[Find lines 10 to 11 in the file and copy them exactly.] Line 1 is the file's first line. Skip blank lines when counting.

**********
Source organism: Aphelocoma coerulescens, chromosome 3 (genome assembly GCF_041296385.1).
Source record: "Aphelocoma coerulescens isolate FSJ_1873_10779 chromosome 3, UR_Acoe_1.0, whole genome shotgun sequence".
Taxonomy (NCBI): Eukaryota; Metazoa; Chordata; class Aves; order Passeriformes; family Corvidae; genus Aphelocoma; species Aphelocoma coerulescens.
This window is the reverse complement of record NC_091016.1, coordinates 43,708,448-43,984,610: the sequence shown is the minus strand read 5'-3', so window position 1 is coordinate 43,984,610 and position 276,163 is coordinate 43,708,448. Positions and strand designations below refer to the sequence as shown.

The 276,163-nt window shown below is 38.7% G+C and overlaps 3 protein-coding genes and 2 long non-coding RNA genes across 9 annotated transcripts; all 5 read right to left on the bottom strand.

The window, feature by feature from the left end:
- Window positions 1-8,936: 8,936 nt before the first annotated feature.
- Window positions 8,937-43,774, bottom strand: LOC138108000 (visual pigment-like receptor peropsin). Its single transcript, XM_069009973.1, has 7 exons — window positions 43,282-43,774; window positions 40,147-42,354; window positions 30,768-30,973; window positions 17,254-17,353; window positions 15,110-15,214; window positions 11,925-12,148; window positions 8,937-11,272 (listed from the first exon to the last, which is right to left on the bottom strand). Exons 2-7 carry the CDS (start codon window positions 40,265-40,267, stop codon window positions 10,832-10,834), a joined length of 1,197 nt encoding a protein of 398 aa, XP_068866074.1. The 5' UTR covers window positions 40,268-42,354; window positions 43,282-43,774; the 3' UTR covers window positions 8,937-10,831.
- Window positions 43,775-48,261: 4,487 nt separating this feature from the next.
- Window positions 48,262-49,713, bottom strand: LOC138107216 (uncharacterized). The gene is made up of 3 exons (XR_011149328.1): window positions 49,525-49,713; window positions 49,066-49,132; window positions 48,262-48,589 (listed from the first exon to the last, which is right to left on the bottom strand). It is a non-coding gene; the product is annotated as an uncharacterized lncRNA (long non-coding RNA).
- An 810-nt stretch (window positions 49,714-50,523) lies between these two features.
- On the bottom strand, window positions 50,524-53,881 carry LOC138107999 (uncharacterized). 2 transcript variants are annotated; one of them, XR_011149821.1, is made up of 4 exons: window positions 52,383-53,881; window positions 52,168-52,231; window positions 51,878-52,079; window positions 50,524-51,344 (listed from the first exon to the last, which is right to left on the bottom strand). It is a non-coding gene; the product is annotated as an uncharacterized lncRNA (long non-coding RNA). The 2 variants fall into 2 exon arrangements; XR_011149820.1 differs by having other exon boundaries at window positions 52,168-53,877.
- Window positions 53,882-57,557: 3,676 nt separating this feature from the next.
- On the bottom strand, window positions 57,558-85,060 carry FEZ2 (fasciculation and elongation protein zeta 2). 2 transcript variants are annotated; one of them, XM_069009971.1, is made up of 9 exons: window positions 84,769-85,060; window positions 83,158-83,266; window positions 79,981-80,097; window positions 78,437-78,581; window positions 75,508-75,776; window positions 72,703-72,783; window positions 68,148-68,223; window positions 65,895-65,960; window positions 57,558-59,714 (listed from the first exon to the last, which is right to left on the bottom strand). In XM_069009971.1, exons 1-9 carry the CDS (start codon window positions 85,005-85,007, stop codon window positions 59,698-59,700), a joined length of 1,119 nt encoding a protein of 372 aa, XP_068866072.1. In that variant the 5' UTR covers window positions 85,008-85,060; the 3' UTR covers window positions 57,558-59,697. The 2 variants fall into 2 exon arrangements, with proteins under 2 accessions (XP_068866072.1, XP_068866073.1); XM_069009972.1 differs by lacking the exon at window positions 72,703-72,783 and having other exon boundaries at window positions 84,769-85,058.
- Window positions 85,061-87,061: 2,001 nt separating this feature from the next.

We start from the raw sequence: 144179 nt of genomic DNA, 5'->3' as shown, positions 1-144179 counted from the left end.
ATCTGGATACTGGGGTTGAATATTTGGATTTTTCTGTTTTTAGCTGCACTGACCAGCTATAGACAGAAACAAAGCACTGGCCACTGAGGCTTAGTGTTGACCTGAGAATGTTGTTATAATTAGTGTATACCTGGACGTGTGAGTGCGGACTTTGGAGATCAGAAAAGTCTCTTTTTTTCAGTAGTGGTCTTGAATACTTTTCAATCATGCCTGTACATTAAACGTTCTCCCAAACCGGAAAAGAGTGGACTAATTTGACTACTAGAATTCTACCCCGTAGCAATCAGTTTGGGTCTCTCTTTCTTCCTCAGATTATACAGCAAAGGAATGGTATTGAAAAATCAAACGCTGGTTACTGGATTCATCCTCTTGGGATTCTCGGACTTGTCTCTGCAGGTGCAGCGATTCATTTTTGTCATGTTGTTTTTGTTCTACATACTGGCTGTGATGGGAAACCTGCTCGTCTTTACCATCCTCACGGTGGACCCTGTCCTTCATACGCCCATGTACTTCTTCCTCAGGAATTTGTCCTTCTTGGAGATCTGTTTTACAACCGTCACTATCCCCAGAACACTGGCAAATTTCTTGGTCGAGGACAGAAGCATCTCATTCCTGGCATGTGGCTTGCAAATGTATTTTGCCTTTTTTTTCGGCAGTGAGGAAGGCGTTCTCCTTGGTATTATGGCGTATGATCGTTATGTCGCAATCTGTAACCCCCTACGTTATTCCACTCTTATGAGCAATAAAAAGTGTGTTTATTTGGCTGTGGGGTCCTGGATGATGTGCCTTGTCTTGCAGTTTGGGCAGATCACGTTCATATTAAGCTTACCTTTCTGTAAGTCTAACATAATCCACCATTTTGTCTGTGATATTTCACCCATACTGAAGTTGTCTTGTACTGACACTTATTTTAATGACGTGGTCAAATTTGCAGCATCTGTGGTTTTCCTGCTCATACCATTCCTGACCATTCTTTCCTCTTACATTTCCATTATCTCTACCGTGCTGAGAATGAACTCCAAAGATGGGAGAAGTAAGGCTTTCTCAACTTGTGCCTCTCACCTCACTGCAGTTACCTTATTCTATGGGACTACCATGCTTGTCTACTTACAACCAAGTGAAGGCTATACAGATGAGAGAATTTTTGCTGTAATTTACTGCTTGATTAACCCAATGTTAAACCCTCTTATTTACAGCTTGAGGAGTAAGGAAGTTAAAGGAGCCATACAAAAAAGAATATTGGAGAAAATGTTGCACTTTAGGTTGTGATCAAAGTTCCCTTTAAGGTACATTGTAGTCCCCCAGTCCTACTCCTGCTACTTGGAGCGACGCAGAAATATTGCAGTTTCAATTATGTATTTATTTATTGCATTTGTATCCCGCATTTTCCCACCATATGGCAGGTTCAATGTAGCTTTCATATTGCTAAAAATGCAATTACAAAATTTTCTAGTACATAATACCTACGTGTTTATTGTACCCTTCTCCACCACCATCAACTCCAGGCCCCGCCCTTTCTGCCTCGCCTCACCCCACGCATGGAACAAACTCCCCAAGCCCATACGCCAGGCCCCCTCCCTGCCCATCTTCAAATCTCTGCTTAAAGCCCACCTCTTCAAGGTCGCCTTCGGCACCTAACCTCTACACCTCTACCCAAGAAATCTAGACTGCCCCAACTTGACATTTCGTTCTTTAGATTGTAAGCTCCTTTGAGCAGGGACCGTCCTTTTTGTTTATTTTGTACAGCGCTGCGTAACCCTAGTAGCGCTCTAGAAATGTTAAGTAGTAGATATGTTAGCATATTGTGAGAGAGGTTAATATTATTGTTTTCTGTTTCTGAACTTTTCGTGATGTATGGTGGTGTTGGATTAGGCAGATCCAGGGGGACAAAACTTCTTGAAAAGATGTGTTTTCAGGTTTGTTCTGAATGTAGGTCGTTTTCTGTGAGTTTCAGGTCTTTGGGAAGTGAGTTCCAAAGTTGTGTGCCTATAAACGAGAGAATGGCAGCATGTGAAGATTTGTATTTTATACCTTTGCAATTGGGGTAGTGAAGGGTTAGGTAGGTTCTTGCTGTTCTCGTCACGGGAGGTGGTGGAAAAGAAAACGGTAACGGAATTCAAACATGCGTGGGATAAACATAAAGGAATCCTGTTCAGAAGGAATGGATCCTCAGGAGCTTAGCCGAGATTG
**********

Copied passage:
- Window positions 48,262-49,713, bottom strand: LOC138107216 (uncharacterized). The gene is made up of 3 exons (XR_011149328.1): window positions 49,525-49,713; window positions 49,066-49,132; window positions 48,262-48,589 (listed from the first exon to the last, which is right to left on the bottom strand). It is a non-coding gene; the product is annotated as an uncharacterized lncRNA (long non-coding RNA).
- An 810-nt stretch (window positions 49,714-50,523) lies between these two features.